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Interpretation Response #13-0041 ([Carry and Clean, LLC] [Mr. H. Michael Lord])

Below is the interpretation response detail and a list of regulations sections applicable to this response.

Interpretation Response Details

Response Publish Date:

Company Name: Carry and Clean, LLC

Individual Name: Mr. H. Michael Lord

Location State: TX Country: US

View the Interpretation Document

Response text:

May 6, 2013


Mr. H. Michael Lord
Chief Operating Officer
Carry and Clean, LLC
6500 S Padre Island Drive, Suite 16D
Corpus Christi, TX  78412-4055

RE:  13-0041

Dear Mr. Lord:

This is in response to your February 8 and 11, 2013 e-mails requesting clarification of the Hazardous Materials Regulations (HMR; 49 CFR Parts 171-180) applicable to training requirements.  In your letter, you ask whether training your company’s workers on the Department of Labor’s Occupational Safety and Health Administration (OSHA) bloodborne pathogen regulations prescribed in 29 CFR 1910.1030 is sufficient to satisfy the training requirements specified in the HMR.  You also state your company’s workers prepare and transport medical waste solely within the state of Texas.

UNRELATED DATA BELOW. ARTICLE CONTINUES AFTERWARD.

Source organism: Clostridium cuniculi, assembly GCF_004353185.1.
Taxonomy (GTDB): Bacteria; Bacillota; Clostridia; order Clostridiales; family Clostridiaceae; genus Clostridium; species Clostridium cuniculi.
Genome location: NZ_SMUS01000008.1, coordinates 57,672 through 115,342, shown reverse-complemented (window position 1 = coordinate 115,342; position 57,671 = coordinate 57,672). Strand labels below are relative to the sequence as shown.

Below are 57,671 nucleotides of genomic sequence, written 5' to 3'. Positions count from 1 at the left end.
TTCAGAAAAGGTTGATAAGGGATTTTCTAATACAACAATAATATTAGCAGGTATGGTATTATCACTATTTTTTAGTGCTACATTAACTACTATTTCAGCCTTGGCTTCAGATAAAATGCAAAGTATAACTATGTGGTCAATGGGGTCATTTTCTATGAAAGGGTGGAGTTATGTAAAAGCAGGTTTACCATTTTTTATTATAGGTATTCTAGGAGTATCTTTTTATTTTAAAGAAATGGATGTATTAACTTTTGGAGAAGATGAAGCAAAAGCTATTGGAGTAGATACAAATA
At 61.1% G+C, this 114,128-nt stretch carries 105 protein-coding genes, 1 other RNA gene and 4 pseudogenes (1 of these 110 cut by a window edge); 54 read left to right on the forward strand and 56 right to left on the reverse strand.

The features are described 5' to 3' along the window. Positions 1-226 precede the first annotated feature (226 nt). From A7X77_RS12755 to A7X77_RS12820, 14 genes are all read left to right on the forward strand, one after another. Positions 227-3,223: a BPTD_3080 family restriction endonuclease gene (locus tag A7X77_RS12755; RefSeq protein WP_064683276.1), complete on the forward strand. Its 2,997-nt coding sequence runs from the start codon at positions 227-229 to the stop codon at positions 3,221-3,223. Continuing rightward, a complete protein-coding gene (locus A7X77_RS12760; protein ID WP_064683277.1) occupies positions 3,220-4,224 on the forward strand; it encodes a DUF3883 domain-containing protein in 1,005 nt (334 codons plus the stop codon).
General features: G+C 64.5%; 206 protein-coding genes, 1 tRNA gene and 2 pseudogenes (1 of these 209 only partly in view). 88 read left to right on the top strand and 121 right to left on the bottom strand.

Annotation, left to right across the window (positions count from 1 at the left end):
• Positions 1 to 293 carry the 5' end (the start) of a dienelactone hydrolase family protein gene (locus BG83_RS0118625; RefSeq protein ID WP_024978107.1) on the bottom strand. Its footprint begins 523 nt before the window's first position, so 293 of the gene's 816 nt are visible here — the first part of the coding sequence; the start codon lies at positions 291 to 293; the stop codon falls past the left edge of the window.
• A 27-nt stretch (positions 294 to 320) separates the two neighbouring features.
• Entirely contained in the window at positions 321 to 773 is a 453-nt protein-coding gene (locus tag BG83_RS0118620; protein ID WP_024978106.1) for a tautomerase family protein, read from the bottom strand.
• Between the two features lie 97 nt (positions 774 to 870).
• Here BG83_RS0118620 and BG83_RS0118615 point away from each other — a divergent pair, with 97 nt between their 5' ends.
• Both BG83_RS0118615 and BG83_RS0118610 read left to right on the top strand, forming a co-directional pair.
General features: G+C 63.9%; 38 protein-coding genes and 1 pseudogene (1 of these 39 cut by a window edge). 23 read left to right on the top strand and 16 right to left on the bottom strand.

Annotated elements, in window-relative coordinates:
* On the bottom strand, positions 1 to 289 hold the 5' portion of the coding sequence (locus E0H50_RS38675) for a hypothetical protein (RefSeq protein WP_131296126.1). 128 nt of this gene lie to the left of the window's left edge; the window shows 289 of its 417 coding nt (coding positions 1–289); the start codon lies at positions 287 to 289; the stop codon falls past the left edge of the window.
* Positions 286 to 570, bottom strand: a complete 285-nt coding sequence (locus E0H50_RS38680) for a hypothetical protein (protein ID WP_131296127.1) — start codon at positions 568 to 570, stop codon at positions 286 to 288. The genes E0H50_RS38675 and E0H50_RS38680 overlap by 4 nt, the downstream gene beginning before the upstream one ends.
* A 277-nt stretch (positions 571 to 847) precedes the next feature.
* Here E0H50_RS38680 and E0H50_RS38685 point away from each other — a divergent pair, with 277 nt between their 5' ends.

The answer is no.  The HMR require each hazardous material (hazmat) employee who engages in activity that affects the safe transport of hazardous material in intrastate, interstate, and foreign commerce to complete a four-part hazardous materials training (see § 171.1 and 49 CFR Part 172, Subparts H and I).  This training is to be administered by the employer, or if self-employed, by the individual, and must include general awareness, function-specific, safety, and security awareness training as specified in § 172.704(a) of the HMR, as well as driver training in the applicable requirements of the Federal Motor Carrier Safety Regulations (49 CFR Parts 390 through 397) and the procedures necessary for the safe operation of that motor vehicle.  The OSHA, Environmental Protection Agency, Federal Motor Carrier Safety Administration's Commercial Driver's License, or other mandated training requirements may be used to the extent that they satisfy the HMR’s general awareness, function specific, and safety training and testing requirements.  Where this training does not satisfy the HMR, the employer or self-employed person performing these tasks must provide additional training that satisfies these requirements (see § 177.816(c) and (d)).